AnaMor Towers did not stand alone. The entire neighborhood was a cross section of ersatz bygone cultures. In the park, marble mermaids lounged, with rust running down their navels. Public buildings were supported by semi-nude figures, wearing New Deal chitons. Many of the apartment buildings were modern Towers of Babel, mixing details from Ancient Rome, Syria, Greece.
Here is the child’s limited field of vision, the attention to the kind of object that would interest the child—mermaids, blocky apartment buildings—but described by an amused, historically-minded adult.

A similar technique shows up in another favorite of mine, George Orwell’s “Such, such were the joys.” It’s impossible to forget the litany of humiliations that young George suffers at the hands of school administrators and older boys. But what makes this essay such a masterpiece is the easy, clearly-sighted way that Orwell traces those torments to the larger problem of class consciousness. (It’s easy to picture the petty tyrants of Orwell’s childhood growing into the Big Brother of later years). Orwell accomplishes all of this by focusing on the child’s visual perceptions but not his limited understanding:
…One afternoon, as we were filing out from tea, Mrs Wilkes the Headmaster's wife, was sitting at the head of one of the tables, chatting with a lady of whom I knew nothing, except that she was on an afternoon's visit to the school. She was an intimidating, masculine-looking person wearing a riding-habit, or something that I took to be a riding-habit. I was just leaving the room when Mrs Wilkes called me back, as though to introduce me to the visitor.
The focus on a strange and possibly frightening adult wearing a riding habit is the child’s. But the description (“intimidating, masculine looking”) – not to mention the emphasis on the child’s possibly mistaken perception (“or something I took to be a riding-habit”) is that of the mature author.

In fact, that close attention to the mistaken apprehensions of childhood is a second technique that both Cunningham and Orwell use to create the sophisticated narrator of the childhood memoir. In Cunningham’s case, she injects the adult’s greater sense of consciousness into her narrator in sections of the book that deal with matters far beyond the child’s limited ability to comprehend–an early encounter with a pedophile, for example or her mother’s impending death. Yet she also uses it to great humorous effect in Sleeping Arrangements:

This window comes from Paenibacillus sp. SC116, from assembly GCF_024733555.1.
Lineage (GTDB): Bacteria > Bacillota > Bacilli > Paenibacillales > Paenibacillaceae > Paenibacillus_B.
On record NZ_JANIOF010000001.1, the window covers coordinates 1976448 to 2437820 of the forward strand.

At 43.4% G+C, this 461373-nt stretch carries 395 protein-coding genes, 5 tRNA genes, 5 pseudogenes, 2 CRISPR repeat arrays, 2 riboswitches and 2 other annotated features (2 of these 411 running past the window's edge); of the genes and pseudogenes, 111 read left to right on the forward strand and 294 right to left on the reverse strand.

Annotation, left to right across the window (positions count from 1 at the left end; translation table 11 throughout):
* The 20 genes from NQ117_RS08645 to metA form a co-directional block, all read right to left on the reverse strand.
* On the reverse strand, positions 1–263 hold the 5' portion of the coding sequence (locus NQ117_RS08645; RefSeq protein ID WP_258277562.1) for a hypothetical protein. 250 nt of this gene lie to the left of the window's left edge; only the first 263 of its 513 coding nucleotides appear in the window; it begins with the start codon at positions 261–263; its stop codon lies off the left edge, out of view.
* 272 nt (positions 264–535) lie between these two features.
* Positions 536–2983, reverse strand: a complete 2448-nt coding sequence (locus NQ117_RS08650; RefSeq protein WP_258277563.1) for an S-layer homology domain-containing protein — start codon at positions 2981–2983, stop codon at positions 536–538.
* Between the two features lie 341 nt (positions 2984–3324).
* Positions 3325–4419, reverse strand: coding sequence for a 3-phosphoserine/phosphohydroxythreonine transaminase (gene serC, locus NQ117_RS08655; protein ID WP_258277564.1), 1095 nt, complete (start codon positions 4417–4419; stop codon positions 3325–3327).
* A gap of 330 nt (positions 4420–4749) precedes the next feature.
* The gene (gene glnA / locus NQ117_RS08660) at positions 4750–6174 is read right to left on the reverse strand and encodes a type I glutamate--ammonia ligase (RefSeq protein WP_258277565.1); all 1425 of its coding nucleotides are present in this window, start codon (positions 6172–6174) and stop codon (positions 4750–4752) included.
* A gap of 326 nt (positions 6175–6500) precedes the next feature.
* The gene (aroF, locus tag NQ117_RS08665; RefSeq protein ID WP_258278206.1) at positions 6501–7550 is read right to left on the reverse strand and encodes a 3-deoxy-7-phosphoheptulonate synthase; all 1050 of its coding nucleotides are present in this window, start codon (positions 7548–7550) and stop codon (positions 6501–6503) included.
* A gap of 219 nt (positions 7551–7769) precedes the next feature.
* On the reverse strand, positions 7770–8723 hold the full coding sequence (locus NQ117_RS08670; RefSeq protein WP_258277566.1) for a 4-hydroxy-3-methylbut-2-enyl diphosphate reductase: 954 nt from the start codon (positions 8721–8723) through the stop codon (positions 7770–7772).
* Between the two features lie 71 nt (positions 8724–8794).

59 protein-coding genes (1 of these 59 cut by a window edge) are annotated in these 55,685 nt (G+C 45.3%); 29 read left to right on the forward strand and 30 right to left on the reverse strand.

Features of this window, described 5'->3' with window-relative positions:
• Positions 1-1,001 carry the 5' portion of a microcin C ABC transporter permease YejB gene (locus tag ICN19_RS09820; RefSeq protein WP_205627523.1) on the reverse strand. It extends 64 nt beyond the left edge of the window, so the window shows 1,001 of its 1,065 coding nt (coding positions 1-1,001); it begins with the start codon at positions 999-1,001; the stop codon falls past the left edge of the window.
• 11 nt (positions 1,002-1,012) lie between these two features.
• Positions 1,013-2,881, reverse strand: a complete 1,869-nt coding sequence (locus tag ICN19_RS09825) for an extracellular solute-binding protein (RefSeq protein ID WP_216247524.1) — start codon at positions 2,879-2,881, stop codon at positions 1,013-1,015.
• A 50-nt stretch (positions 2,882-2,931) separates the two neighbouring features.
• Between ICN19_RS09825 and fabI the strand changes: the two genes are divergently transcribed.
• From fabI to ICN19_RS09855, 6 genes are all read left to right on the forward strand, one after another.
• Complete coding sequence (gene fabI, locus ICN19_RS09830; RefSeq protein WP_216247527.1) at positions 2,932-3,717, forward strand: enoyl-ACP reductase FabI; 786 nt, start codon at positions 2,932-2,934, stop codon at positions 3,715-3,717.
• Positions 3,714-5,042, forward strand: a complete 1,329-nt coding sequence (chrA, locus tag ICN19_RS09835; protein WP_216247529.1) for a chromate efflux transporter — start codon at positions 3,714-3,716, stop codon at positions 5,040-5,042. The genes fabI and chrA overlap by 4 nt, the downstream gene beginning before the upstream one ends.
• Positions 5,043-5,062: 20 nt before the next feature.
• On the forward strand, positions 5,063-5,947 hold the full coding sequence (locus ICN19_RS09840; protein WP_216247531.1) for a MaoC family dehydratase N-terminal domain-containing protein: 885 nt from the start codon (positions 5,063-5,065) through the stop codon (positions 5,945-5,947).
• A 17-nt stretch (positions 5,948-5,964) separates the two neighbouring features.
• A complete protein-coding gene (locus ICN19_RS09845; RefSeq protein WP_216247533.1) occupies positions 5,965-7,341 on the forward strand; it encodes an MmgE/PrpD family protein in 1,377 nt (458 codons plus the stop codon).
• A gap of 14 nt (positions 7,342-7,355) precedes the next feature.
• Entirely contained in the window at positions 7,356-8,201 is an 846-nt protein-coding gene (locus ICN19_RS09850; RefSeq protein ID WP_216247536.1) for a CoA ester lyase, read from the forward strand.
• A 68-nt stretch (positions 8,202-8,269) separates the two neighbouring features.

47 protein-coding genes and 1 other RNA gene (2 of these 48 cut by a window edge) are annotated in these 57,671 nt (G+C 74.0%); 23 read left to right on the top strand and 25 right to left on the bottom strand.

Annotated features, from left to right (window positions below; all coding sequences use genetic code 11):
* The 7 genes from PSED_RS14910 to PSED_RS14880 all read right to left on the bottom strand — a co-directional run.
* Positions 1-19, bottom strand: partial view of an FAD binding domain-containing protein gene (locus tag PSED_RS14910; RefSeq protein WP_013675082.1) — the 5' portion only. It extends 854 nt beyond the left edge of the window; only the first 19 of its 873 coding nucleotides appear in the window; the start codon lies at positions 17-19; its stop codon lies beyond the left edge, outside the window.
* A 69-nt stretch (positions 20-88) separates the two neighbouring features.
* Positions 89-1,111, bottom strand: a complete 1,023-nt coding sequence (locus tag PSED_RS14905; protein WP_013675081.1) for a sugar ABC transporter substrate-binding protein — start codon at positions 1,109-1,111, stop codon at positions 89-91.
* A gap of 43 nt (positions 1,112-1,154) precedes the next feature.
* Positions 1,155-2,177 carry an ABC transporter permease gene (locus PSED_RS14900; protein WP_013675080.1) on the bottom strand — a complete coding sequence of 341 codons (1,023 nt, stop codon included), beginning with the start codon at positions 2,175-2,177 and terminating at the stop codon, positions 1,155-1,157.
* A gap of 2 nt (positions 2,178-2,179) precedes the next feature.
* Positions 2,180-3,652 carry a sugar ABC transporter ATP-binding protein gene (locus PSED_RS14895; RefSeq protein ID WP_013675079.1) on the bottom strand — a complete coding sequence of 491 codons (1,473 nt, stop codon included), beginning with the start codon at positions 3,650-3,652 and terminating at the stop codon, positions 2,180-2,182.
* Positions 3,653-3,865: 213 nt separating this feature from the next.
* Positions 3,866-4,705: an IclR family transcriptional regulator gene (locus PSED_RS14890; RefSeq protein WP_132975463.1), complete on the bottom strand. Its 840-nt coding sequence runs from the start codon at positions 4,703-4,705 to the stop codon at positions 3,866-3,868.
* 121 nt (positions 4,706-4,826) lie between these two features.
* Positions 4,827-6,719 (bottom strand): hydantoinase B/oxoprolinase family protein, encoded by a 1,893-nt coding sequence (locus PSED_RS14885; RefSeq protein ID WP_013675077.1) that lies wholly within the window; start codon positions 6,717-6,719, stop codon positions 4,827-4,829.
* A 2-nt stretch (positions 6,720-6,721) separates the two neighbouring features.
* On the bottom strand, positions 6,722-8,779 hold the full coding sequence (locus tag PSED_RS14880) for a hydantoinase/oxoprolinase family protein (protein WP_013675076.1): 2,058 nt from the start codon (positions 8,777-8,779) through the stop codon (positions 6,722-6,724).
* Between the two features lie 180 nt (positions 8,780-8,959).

I have heard the family legend that Barb is a worthless “gold digger” who “hooked” Norm when Norm was a lonesome sailor…stationed in her southern city, so far from his own real home. What a gold digger would have seen in this near-retarded mechanic was questionable, but I accept on faith a cousin’s pronouncement that Barb “grabbed the brass ring.” Barb wears large brass hoops through her ears, which lends the legend credence.
Cunningham has carefully selected details that wink to the reader even as the child misunderstands or doesn’t comprehend exactly what she’s saying—as in the repetition of words the eight-year-old knows are probably bad (“gold-digger,” “hooked”) but doesn’t understand. In fact, much of the book’s humor derives not only from the pluckiness of young Laura, but her limited capacity to understand what’s happening and being said.